What would be the effect of mechanical and thermal stresses to oral conditions on the fracture resistance of these restorations?

   Materials and Methods Top

In the present study 84 human premolars which were extracted due to orthodontic treatment or periodontal disease were used.

After removing periodontal soft tissue and calculus from the root and crown surfaces using hand scaler (Gray curette se 17/18; Hufreedy; Chicago III), they were kept in 1% Chloramine solution for 12 h, rinsed with water and till the time of the test were kept in distilled water at room temperature. Three criteria were considered for using the samples in the study:

1) Normal anatomy without any anomalies; 2) Presence of no crack or caries on crown or root surfaces with use of transillumination; 3) Their dimension be the same as measurement done by Galan JR for crown (gingivo-occlusal: 7.8-8.8 mm, mesiodistal: 7-7.4 mm, buccolingual: 9-9nmm). With the use of Research Randomizer Software ( ), [5] the teeth were randomly divided into seven groups of 12.

Except one group of 12 teeth (control group), the rest of the teeth were endodontically treated and mesio-occluso-distal (MOD) cavity preparation was done using high-speed hand piece with air-water spray and fissure bur.

The bur was changed after every fifth preparation. Buccolingual dimension of cavity at isthmus area was kept two-thirds of distance between the cusp tips and after going around the cusps it was converted to mesio-occluso-distal cavity. Width of the proximal box was kept two-thirds of the buccolingual width of the tooth. Gingival floor of proximal boxes was kept 1 mm above cement-enamel junction. After preparing MOD cavity, buccal and palatal cusps were reduced to 1.5 mm following cusp slope in order to cover them with composite later. Before preparing the cavity, an impression was made of each tooth using additional silicon rubber base impression material (ColteneSpeedex putty, Type I, very high, No 4970) and that impression was used as an anatomical guide during restoration. The groups were as follow:

Group 1: Sound teeth as control group.

Group 2: Restoring the teeth with Filtek Z250 composite resin and evaluating their fracture resistance after being subjected to static load as baseline (without cyclic loading).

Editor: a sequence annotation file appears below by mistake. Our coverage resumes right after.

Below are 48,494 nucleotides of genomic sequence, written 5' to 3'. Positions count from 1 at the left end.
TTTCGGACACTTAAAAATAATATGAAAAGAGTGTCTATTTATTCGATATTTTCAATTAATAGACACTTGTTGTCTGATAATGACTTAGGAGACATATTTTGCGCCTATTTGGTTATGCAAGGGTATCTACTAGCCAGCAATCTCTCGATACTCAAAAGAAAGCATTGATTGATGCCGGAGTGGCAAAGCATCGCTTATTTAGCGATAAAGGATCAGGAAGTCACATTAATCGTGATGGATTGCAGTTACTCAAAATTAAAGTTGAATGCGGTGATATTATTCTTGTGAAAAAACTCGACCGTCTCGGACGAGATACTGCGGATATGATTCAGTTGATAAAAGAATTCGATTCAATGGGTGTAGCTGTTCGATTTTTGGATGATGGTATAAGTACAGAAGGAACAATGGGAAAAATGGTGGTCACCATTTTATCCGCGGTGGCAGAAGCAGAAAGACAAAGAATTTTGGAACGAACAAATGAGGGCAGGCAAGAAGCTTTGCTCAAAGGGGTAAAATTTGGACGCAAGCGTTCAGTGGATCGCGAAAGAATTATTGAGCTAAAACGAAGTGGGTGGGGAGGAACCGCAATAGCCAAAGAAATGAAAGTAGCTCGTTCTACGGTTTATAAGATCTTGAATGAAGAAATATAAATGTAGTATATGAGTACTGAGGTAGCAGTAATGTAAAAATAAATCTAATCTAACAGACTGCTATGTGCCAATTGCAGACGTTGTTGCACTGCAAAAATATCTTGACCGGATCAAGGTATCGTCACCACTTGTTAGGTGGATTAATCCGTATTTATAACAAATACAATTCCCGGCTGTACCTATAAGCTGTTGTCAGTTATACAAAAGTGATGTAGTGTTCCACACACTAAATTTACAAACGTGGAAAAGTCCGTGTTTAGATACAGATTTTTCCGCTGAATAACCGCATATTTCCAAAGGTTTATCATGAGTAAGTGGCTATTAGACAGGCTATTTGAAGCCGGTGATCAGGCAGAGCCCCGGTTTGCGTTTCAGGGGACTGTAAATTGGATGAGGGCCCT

Group 3: Restoring the teeth with Filtek Z250 composite resin and evaluating their fracture resistance after being subjected to fatigue with application of 1 million thermo-mechanical cycles equal to four years of chewing.

Group 4: Restoring the teeth with Filtek Z250 and evaluating their fracture resistance after being subjected to fatigue with application of 2 millions thermo- mechanical cycles equal to eight years of chewing.

For Groups 5, 6 and 7 Tetric Ceram composite was used but force application was similar to Groups 2, 3 and 4.

Names, compositions and manufacturers of materials used in this study are given in [Table 1].
Table 1: Characteristics of materials used in the study

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Before restoring the teeth with direct onlay, 2 mm of guttapercha was removed from the canals in order to pack the composite inside the canals (corono-radicular technique). Then teeth were etched using 37% phosphoric acid for 15 sec and rinsed for 15 sec with air-water spray and gently air-dried for 3 sec without completely drying the cavity (wet bonding). In Groups 2, 3 and 4, in order to use resin composite (Filtek Z250), single-bond adhesive was applied and then cured for 20 sec, using an LED light cure unit (LED Demetron/ Kerr, Danburay, CT, USA with) with 600 mw/cm 2 . In the next step, Z250 resin composite was placed incrementally using buccolingual layering technique with 2-mm thickness of each layer and was then light-cured for 20 sec. With the use of the silicon mold which was made before cavity preparation, the last layer of composite (occlusal surface) was placed so that the anatomy and thickness of onlay was controlled. After finishing the restoration, curing of all aspects of tooth was done for 40 sec.

In Groups 5, 6 and 7 Tetric Ceram composite was used. After completion of restoration, samples were kept in distilled water at room temperature (maximum time of storage was 48 h), till the test was done. All teeth were mounted in PVC molds of self-cured acrylic resin with 25 mm diameter and 20 mm height, and were kept 1 mm below CEJ. Groups 3, 4, 6 and 7 were transferred to an artificial mouth machine. In Groups 3 and 6, the number of cycles applied was 1 million cycles and in Groups 4 and 7, 2 million cycles were applied (3 Hz frequency, 50 Newton load).